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George Lucas created a pretty big world in Star Wars. A world we’ve seen some pretty small “official” glimpses of, but Disney took over and stepped up those glimpses tenfold, and then some. But one thing we’ve seen in even smaller doses is the glimpse of that grey area of war that comes with the nature of the beast. There is good in bad and bad in good. Always. The bad guys never see themselves as bad guys, and the good guys are fighting – and killing – in the name of their cause. Rogue One is the first Star Wars film to address this head on, and do a wonderful job of it. In fact, I can’t think of any other film that does it this well…not off the top of my head anyway.

Just a head’s up, there’s a spoiler here. At least one. So if you’re bothered by that, I’d stop reading after this sentence. But if you haven’t seen the newest Star Wars movie yet, you’re not a big enough fan to be worried about that, honestly. Two weeks to see one film, when in the past we’ve waited decades for another glimpse into the Star Wars Universe…you probably won’t be bothered. Also, pretty much all the characters from this movie are dead now, so it won’t really matter in the long run anyway. Oh yeah, that’s the spoiler…the first one.

Rogue One follows a rogue band of Rebels stealing the Death Star plans from an Imperial Base, which leads directly into the beginning moments of A New Hope. Literally.

The whole thing seems like an unnecessary story to tell. We don’t need the info, really. Plans came into the hands of the Rebels, and that’s all we needed to get the original trilogy started. Everything worked fine that way. All except the “flaw” in the Death Star exhaust port, which has been the butt of jokes for decades now…

Rogue One gives us a great answer for the Death Star’s crushing weakness – in a way that I hadn’t thought about, but never really bothered to, either – but it gives us much more than that. We get to see that sometimes tough to think about, grey area of wartime in a very real way. In a way relatable to the galaxy of the characters we know, or any other galaxy as well.

So let’s start with this: Cassian Andor is one of the strongest characters in the Star Wars lore – and possibly one of the best wartime characters, in general. The first thing we see of Cassian is an encounter with an Imperial informant, in which he murders the man for his own “selfish” means. Saving the the man from torture, sure, but mainly keeping the Rebel Alliance hidden from the Empire. …but where do you stand here? The man would’ve been tortured and put to death no matter what, right? So…killing him to save the Rebel secrets makes sense…right?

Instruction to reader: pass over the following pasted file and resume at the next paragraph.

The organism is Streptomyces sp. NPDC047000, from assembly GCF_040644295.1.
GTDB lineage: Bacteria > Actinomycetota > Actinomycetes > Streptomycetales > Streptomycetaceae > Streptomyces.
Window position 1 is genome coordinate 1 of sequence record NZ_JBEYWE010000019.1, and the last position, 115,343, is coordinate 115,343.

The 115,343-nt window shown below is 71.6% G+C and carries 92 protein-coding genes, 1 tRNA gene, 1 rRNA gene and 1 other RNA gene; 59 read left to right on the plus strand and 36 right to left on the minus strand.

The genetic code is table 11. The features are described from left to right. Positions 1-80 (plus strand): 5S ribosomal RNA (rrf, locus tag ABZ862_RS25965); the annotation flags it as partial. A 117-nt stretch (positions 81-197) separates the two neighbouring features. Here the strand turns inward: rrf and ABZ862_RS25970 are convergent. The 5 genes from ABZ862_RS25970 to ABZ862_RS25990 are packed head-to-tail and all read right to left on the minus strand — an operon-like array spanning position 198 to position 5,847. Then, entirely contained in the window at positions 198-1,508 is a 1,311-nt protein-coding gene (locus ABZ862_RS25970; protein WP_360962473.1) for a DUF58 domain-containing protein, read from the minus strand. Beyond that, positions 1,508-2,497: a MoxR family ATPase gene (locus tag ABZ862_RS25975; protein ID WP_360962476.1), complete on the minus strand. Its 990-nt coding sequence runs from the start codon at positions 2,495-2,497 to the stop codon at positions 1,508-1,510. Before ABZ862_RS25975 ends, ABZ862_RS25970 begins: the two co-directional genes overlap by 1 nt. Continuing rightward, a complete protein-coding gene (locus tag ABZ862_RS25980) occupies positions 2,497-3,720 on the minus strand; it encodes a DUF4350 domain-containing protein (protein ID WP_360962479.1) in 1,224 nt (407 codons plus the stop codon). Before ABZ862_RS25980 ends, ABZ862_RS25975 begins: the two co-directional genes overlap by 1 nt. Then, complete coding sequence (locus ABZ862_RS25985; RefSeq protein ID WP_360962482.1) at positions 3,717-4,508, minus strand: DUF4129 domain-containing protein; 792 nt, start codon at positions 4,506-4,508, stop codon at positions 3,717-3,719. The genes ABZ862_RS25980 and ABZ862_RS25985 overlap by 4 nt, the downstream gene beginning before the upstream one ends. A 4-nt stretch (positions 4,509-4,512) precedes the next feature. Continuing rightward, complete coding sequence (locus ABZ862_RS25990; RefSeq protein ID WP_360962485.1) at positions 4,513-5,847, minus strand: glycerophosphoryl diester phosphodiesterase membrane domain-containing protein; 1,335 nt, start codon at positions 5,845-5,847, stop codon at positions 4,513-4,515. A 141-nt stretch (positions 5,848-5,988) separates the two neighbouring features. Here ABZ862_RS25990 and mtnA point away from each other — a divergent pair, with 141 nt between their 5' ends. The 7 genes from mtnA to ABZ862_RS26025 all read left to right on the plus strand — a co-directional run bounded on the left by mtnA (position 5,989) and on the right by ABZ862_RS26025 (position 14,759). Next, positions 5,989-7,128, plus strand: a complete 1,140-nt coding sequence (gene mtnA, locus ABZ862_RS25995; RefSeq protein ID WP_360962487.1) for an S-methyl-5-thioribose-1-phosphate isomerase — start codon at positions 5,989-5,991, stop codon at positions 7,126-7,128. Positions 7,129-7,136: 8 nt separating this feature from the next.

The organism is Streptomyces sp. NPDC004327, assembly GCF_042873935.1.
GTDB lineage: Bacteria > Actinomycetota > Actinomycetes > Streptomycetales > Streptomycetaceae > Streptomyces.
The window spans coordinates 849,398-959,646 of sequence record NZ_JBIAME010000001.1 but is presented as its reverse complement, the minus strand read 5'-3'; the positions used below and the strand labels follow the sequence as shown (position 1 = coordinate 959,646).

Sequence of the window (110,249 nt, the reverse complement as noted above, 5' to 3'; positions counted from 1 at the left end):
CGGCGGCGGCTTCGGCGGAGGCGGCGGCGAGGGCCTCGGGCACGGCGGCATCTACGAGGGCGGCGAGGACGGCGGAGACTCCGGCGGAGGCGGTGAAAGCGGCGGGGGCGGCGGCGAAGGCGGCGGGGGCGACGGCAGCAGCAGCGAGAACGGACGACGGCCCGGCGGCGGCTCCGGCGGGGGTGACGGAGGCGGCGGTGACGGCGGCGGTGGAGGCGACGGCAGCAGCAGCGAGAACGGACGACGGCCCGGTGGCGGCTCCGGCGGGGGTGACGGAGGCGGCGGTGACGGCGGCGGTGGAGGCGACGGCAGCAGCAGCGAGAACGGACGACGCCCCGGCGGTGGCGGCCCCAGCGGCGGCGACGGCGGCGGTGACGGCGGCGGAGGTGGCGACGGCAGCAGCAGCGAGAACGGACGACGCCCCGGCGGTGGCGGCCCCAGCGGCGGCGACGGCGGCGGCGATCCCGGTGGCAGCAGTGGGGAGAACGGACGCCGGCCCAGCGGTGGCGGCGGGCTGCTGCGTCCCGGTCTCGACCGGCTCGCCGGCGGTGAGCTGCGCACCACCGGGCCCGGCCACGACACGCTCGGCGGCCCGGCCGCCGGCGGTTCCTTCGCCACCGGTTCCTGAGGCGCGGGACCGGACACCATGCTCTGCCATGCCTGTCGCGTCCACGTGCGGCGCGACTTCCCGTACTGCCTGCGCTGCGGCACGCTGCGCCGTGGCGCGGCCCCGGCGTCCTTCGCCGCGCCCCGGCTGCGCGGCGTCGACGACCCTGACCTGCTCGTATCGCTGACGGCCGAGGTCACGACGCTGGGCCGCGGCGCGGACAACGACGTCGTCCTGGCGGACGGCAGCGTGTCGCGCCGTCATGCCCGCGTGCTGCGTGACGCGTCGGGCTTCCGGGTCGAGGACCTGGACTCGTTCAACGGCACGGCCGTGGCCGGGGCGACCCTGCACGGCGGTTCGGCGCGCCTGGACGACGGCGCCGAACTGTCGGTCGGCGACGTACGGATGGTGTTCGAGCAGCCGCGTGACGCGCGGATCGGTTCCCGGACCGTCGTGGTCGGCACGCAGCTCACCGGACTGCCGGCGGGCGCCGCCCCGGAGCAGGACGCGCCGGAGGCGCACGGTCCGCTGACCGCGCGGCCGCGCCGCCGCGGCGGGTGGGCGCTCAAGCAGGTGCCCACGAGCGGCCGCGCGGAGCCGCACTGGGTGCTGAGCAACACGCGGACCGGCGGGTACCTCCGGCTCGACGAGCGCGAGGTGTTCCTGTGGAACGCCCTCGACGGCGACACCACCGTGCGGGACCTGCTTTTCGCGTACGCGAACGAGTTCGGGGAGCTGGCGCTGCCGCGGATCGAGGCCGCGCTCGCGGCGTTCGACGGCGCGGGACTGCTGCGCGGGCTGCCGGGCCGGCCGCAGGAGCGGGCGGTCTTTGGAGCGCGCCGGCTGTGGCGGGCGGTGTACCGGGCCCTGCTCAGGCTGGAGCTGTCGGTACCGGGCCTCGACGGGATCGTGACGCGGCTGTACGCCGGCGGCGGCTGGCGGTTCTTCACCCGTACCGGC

This is everywhere in Rogue One. The nature of war is dark and light – which is perfect for Star Wars in name and in spirit – and this film deals with the dirty secrets we need to accept. The first thing we see is Galen Erso, a retired(?) Imperial engineer, yielding himself to the Empire in order to save his daughter…but he did what he had to, didn’t he? Helped the Empire with their evil plans, in order to keep his loved ones safe? Built the ultimate weapon, to keep himself from slaughter…but built it with a flaw to help the Rebel Alliance from the inside?

The intentions are both good and bad for almost every character, but for Cassian, he is the grey area, embodied.

Cassian is ordered to kill Galen Erso when he’s found. A traitor to the Alliance, Galen was too problematic for the Alliance to keep alive…but as an audience, we know more than the rest of the characters. We know Galen isn’t as evil as the Rebels believe. But the orders still stand, and Cassian is faced with a choice. And even when he chooses not to kill Galen, his crew discovers what he had planned to do, and he loses their trust. It wasn’t his fault, and he disobeyed a direct order to do “the right thing,” but it still negatively affects the rest of the mission.

Cassian’s speech to the crew after Galen’s eventual death represents what the Rebel Alliance is made of. A bunch of people dedicated to a cause, no matter the cost…but isn’t that the same as the Empire? Dedicated because they believe it’s the best option for the future of the galaxy?

If there are two sides to every story, Rogue One is both sides for everyone. Cassian’s speech before the final infiltration of Scarif says everything that needs to be said: We’ve all done bad things for a cause we believe in. We couldn’t live with ourselves if we stopped now. This realization is the nature of the Rebellion, and what it means to be at war.

The morality of the film is so grey throughout, it’s hard to miss it, but it isn’t absolutely necessary information either. We had enough in A New Hope to carry three films. But getting the information helps paint a new picture: This is war. Which, aside from the shooting and two specific factions clashing, we never really got this full idea from the original films.

Couple this with the rest of the Rogue One’s dark spots – like LITERALLY everyone dying – this is one mature film. The action, effects and performances make this film absolutely entertaining…for fans, at least. Other than that, I’m not sure how it plays. I do know that with Rogue One “technically” being a Star Wars prequel, this is EASILY THE GREATEST thing we could’ve hoped for.

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